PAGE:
TORONTO – It’s hard to find anyone these days who doesn’t hate junk food. And an awful lot of people also swear by something called the Mediterranean Diet, often considered junk food’s opposite. Everyone is convinced: junk food is killing us; the Mediterranean Diet will come to the rescue.
But what is “junk food” beyond something we believe is dreadful? I suspect a lot of us don’t know and rely on a sort of social instinct. “A high-calorie food that is low in nutritional value” is the Wikipedia definition. “Empty calories” would be a synonym for junk food. It’s packaged, manufactured, additive-filled, excessively sweet or salty, snack-type food, like Coke, Pringles, and anything that comes out of McDonald’s. To be seen at the supermarket checkout with a cart full of this kind of thing is to commit cultural, if not literal, suicide.
But how scientific is this attitude? Laboratory analysis of a Big Mac shows that it contains about the same nutritional value as a meal served by your mother at 6 p.m. around the table with the rest of the family. Now I love the emotion and symbolism of family meals and I don’t like a lot of things about McDonald’s, but it’s a leap to identify an aesthetic or moral dislike for something with getting literally, physically sick.
In fact, a recent review of the scientific literature on junk food demonstrates little original research or critical meta-analysis at all on the topic. Nowhere, not even through its content of fat, salt and sugar was junk food shown by reliable science to cause or predispose a person to getting sick or dying.
But surely there’s plenty of research proving the healthfulness of the Mediterranean Diet, right? Not so fast.
Everything bad about junk food seems countered by the popularity of the “Mediterranean diet,” which contains lots of “good” food full of antioxidants and fibre. But disturbingly, there’s a vagueness about the diet similar to that surrounding the definition of junk food. The Mediterranean diet emphasizes plant foods, fresh fruit, olive oil, cheese and yogurt, very little fish, poultry, and eggs, red meat in small amounts and some wine. In moderate quantities of course. For more details on the benefits of wine, click here.
So what does the science say? Not much. A recent literature review provides several studies, but none of them definitive.
One well-known study addressing this diet involved people who had recently had a heart attack — not exactly what we would call a healthy population. Another study claimed a 10 percent reduction in death, Alzheimer’s disease, and Parkinson’s disease by eating Mediterranean. This sounds pretty good, but it’s spin. Media tend to use the magnified reduction referred to as “relative risk reduction” which can make results appear inflated. Using the more scientific absolute risk reduction, the difference between eating Mediterranean and eating McDonald’s looks more like 0.6% to 0.9% — not so impressive. And this study involved reported dietary habits, not diets imposed and observed in volunteers, so it’s possible that people who ate “healthy” and those who didn’t are completely different kinds of people in ways other than diet, which might slightly affect their likelihood of getting sick or dying.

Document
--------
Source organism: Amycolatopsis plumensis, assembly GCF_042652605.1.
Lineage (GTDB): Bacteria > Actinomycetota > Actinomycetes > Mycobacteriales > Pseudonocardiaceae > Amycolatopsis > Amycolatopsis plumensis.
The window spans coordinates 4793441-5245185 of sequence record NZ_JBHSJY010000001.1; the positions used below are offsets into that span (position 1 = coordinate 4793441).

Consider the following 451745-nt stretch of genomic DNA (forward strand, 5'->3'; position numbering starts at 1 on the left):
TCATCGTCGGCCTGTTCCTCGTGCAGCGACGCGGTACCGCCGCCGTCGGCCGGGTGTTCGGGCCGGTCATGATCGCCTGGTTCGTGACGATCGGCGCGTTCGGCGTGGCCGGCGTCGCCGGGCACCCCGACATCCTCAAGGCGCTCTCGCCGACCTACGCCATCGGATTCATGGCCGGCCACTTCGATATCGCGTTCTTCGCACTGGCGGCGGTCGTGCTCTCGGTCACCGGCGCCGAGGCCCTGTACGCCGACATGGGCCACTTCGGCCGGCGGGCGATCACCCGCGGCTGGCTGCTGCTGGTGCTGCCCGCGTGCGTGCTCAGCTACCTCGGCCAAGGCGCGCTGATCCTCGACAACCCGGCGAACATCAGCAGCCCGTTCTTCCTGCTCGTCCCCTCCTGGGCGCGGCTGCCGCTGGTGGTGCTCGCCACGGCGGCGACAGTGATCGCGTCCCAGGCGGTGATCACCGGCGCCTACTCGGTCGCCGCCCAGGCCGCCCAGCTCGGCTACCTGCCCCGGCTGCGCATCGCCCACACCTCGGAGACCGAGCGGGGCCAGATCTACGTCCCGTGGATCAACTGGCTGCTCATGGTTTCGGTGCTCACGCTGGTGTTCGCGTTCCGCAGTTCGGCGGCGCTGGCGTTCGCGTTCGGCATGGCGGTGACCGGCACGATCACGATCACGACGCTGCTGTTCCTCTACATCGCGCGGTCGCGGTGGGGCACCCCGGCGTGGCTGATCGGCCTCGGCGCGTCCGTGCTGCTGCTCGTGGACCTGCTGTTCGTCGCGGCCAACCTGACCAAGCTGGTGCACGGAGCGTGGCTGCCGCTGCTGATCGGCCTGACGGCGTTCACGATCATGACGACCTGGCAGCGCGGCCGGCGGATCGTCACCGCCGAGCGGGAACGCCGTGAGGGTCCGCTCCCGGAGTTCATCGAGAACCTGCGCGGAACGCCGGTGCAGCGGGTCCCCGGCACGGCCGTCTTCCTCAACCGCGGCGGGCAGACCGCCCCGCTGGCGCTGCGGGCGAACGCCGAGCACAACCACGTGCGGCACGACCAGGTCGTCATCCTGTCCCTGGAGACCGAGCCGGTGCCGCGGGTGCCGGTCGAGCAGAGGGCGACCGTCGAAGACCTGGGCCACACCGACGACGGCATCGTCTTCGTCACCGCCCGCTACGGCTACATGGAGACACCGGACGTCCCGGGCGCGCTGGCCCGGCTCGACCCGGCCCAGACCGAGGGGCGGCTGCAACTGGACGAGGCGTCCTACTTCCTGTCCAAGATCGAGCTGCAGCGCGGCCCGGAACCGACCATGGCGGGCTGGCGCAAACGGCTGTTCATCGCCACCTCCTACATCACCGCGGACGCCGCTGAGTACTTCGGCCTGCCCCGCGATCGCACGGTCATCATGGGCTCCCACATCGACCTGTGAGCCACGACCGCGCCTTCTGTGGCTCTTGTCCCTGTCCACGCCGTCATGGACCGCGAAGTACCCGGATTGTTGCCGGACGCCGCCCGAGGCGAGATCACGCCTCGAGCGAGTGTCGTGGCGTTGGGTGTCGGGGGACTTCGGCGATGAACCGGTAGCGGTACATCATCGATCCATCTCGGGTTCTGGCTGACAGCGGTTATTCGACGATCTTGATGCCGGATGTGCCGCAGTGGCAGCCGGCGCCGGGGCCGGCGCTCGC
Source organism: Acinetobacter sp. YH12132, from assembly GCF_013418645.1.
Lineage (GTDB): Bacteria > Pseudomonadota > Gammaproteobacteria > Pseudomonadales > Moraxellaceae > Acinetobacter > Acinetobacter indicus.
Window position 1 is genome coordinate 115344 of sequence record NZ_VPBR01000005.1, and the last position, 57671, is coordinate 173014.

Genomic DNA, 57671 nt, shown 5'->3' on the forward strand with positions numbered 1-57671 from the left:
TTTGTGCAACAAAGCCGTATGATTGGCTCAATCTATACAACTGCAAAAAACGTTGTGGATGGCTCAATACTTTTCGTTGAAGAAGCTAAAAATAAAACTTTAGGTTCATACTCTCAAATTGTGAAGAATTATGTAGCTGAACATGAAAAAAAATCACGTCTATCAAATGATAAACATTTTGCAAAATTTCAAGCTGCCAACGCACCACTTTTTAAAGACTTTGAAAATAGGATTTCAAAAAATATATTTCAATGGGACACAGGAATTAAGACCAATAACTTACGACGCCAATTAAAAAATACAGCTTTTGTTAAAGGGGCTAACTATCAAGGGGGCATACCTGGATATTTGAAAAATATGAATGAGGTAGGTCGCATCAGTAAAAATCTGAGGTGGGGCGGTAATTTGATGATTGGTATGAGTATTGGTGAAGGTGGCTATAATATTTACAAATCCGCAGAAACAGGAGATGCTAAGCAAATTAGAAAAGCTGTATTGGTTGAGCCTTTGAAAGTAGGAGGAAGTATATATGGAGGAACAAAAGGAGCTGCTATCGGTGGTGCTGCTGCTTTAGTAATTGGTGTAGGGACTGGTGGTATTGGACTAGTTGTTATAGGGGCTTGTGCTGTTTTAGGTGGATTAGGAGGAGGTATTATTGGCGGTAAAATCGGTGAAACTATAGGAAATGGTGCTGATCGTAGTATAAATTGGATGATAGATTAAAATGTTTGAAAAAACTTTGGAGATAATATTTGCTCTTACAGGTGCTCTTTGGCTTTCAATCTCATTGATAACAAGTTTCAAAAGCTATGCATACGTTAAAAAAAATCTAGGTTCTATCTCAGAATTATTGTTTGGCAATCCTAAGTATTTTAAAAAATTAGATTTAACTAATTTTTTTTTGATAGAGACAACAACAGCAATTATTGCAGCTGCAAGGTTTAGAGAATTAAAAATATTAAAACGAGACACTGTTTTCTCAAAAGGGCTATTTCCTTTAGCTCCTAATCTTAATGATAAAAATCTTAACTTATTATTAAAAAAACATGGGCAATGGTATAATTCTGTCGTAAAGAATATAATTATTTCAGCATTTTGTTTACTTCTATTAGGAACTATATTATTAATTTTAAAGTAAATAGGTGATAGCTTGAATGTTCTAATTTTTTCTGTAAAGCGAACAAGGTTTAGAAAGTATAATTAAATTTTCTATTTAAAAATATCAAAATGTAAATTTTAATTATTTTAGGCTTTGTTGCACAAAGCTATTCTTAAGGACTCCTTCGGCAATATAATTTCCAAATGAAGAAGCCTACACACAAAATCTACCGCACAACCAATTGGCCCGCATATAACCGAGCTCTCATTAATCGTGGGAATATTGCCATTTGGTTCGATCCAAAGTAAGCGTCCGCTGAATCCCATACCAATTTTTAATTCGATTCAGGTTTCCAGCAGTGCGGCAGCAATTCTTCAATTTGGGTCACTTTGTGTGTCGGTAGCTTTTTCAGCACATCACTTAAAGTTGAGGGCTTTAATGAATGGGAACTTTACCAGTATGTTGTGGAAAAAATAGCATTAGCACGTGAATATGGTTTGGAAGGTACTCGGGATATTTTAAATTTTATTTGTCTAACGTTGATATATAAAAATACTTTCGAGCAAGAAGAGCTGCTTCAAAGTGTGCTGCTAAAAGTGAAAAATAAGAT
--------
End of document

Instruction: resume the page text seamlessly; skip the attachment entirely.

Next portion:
Finally, another study fed older folks with heart disease risk factors the Mediterranean diet, and another group, a simple fat-reduction diet, over a four year period. Yes, there was less heart disease among the Mediterranean group, but the likelihood of benefit over four years was about one chance in 150. In other words, 149 people who ate olive oil and anchovies for four years had no benefit at all.
Mighty slim pickings scientifically. And the Mediterranean diet contains at least a dozen components. Which one would be responsible for any benefit? What if you didn’t want to drink the wine? Or overdid the red meat a bit?
How long will it take us to quit trying to save our lives with diet and start taking guilt-free pleasure in the food we enjoy? In moderation, of course.
By Dr. John Sloan
John Sloan is a family physician whose practice is confined to home care of frail elderly people, and avoiding institutional care of these patients. He has published numerous articles and several books on health care. His most recent ebook, Forbidden Food: How Science Says you can Eat what you Like and Like what you Eat (Kindle) is available on Amazon.com. He lives with his family in Vancouver.